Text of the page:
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If you don't exercise while losing weight, you will lose muscle along with the fat. Your heart is a muscle, need I say more. Exercise does burn more calories, but if you are doing it to lose weight you must do an hour a day 6 days a week. The same applies to maintaining weight loss. Studies have been done to see why people can be successful at weight loss but gain it back - one hour of exercise a day is the answer to that problem as well. It tones your body and keeps your bones strong. So my advice is to keep on exercising!

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Old 12-05-2008, 10:26 AM   #7
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I had a crisis not too long ago because of the realization that food is key to losing weight and exercise is a 'nice to have'. Yes calories are really key to losing weight but for me I found that if I don't exercise, then I don't feel as good, I don't feel as motivated to watch my eating and I just don't lose weight at all.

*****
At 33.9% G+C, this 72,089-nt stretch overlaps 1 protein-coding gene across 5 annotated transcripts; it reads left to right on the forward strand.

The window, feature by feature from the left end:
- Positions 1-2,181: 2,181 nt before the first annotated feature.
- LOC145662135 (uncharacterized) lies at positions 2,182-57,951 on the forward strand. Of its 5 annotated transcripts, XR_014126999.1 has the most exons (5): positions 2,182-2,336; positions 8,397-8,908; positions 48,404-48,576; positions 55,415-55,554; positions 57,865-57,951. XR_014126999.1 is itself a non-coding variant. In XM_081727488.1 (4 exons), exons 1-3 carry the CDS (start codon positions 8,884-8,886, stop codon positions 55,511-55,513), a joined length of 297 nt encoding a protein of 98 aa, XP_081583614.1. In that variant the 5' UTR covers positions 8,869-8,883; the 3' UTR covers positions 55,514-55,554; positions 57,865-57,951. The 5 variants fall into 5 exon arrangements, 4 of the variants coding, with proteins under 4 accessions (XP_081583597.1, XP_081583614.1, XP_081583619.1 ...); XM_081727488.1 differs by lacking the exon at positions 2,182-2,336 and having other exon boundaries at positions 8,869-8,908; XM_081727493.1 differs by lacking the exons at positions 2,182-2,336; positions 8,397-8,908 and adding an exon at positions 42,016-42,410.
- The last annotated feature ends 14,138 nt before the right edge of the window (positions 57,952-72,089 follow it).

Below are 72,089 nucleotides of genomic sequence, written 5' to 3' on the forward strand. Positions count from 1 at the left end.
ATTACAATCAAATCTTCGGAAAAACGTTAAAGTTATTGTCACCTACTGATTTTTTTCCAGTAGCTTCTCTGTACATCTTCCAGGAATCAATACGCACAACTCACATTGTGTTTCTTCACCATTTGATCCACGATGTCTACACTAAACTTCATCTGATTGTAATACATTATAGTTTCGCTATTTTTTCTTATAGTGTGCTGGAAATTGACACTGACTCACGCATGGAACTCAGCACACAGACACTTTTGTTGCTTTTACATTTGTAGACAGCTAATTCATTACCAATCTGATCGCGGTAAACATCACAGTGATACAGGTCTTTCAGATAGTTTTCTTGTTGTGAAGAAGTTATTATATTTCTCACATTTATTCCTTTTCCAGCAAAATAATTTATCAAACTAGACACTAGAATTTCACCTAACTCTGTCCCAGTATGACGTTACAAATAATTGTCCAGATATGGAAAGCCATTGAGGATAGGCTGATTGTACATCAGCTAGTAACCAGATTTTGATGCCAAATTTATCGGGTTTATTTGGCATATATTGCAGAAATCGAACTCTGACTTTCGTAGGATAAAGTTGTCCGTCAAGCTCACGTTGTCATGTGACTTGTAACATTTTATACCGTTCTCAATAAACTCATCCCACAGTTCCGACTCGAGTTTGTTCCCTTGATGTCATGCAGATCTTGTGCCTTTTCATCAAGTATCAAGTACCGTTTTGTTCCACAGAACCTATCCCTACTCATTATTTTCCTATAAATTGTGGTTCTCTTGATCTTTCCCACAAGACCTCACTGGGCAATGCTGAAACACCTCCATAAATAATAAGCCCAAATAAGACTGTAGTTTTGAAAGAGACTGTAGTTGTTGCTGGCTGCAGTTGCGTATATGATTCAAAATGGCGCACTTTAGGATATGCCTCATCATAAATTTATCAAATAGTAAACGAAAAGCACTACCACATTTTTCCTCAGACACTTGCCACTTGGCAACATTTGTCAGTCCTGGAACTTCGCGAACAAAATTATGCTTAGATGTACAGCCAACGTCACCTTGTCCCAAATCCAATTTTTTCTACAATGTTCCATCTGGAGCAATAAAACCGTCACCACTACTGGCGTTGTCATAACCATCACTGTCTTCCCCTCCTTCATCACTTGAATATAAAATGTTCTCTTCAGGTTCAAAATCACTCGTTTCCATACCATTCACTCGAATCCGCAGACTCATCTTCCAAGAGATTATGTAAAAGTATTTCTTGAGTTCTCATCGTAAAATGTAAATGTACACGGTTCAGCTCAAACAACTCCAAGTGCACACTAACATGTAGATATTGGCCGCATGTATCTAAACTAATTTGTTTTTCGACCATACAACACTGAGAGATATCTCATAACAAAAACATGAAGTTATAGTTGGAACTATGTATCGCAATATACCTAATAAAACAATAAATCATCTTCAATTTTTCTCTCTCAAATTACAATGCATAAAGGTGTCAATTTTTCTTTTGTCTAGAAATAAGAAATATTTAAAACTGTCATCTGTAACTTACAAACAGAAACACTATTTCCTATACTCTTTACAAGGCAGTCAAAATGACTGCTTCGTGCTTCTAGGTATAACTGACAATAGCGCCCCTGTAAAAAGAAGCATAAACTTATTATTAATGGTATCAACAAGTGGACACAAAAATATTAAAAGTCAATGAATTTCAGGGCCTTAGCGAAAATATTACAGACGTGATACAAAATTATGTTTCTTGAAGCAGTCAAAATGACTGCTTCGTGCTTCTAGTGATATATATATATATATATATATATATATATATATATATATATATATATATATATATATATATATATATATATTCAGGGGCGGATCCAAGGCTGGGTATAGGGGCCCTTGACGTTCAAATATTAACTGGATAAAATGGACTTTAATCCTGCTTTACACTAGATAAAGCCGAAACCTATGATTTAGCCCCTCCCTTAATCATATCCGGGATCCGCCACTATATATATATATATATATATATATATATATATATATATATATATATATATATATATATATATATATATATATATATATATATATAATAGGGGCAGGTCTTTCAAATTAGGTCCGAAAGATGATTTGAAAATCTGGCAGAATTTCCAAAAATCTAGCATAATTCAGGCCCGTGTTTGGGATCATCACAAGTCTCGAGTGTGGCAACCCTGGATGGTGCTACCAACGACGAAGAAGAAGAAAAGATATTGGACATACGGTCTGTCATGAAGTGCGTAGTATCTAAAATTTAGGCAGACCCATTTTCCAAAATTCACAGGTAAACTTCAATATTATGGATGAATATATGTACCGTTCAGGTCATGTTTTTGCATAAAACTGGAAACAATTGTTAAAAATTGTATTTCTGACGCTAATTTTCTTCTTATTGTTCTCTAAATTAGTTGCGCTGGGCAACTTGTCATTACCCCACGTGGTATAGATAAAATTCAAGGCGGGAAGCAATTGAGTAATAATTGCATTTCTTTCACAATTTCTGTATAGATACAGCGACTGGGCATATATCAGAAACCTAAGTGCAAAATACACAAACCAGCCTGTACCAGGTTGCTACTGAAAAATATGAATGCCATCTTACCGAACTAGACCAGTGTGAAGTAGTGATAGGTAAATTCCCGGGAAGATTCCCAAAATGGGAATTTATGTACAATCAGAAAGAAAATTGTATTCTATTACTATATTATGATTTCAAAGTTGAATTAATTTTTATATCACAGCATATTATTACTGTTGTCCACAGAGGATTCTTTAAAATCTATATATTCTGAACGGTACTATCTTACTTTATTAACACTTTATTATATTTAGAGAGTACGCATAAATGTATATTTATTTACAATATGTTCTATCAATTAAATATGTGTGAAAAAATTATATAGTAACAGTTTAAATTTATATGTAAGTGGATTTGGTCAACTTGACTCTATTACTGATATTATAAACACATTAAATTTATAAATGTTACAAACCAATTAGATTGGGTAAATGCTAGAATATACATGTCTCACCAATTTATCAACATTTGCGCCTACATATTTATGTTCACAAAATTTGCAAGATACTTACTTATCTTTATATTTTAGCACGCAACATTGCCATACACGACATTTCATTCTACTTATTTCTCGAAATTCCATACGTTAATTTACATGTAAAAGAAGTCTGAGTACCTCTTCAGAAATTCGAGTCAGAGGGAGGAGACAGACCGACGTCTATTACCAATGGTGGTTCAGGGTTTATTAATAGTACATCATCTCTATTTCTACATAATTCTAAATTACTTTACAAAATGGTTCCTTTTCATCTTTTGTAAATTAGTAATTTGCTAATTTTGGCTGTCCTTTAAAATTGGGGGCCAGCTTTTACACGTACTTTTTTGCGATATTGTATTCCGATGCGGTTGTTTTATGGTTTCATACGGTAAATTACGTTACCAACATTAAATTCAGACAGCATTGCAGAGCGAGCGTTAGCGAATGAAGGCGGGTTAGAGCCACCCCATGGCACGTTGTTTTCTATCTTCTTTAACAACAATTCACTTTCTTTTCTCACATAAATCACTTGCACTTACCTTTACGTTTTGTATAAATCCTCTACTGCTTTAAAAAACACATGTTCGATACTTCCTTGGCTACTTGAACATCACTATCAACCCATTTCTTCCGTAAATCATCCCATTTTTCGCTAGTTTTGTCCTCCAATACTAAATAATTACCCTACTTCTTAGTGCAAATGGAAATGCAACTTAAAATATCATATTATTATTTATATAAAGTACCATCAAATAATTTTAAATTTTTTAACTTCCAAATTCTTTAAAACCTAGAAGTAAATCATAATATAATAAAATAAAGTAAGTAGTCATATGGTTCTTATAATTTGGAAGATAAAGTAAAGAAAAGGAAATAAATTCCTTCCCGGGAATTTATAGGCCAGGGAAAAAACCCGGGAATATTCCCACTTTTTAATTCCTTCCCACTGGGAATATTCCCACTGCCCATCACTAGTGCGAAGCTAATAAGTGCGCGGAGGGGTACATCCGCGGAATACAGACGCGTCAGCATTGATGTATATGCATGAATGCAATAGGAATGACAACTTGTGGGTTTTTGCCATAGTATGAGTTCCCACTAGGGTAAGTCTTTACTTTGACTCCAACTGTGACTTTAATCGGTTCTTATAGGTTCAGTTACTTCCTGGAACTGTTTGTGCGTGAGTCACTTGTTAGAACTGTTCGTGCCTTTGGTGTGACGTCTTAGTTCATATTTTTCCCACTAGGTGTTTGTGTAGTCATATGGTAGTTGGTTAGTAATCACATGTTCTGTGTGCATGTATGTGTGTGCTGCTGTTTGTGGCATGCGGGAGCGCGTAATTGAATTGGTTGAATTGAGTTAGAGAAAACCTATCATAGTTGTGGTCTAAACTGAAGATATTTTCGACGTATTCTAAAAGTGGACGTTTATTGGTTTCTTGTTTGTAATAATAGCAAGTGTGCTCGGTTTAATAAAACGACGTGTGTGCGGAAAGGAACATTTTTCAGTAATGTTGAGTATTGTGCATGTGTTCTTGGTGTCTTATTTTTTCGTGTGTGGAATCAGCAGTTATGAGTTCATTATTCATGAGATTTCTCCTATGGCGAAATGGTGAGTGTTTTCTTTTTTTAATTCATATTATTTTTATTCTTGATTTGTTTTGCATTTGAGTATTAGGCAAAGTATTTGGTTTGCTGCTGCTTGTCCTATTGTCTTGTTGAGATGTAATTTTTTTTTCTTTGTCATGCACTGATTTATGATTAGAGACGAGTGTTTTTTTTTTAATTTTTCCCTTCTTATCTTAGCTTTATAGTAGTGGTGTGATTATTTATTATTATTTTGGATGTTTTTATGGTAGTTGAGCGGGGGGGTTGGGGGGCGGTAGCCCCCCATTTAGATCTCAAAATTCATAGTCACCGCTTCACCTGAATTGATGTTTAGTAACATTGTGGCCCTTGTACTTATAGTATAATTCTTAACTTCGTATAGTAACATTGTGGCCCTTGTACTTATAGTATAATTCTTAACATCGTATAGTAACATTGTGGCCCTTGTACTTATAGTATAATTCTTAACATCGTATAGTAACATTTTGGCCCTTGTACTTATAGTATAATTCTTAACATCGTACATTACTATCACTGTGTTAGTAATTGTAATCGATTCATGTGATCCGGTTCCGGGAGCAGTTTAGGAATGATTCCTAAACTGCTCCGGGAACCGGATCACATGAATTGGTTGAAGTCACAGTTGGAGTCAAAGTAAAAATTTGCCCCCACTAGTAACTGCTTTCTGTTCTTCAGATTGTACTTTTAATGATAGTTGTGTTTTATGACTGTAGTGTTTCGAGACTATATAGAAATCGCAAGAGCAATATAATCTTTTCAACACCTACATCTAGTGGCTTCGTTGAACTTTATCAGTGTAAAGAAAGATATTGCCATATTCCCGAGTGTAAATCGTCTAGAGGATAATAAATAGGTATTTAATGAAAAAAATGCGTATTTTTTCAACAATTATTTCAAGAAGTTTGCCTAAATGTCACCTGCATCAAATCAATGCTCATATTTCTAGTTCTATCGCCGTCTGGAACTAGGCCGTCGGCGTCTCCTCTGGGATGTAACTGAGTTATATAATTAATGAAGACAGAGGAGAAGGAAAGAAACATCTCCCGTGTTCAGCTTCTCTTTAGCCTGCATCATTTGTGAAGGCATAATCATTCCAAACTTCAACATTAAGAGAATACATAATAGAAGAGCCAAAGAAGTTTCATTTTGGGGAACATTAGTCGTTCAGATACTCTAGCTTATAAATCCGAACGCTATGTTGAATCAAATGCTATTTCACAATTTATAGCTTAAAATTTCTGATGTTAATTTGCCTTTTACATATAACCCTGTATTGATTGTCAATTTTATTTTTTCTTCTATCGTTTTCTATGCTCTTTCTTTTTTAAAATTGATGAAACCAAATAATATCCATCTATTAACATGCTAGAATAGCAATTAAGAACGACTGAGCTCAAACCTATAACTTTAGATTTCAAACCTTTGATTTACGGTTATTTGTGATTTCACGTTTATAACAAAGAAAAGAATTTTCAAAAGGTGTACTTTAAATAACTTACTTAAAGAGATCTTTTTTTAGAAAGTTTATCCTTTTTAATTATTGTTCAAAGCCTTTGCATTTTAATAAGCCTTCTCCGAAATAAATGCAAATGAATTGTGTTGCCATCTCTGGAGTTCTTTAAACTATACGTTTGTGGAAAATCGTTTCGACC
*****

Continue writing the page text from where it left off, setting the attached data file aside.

So basically for me, I NEED exercise in order to be healthy but also in order to help me lose weight.
You can't out-exercise poor eating habits.
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Old 12-05-2008, 10:32 AM   #8
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Cutting calories and exercise equals weight loss.
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Old 12-05-2008, 10:35 AM   #9
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There are a few reasons that exercise is important.

1 - The most important one is this: When you lose weight by diet only, you do lose fat, but you also lose a portion of lean muscle. And when you yo-yo diet (i.e. lose 10 lbs, gain it back, lose 5 lbs, gain it back, lose 15 lbs gain it back) you continue to lose lean muscle that you don't gain back. The only way to lose weight and NOT lose lean muscle is to do something that builds muscle while you're losing.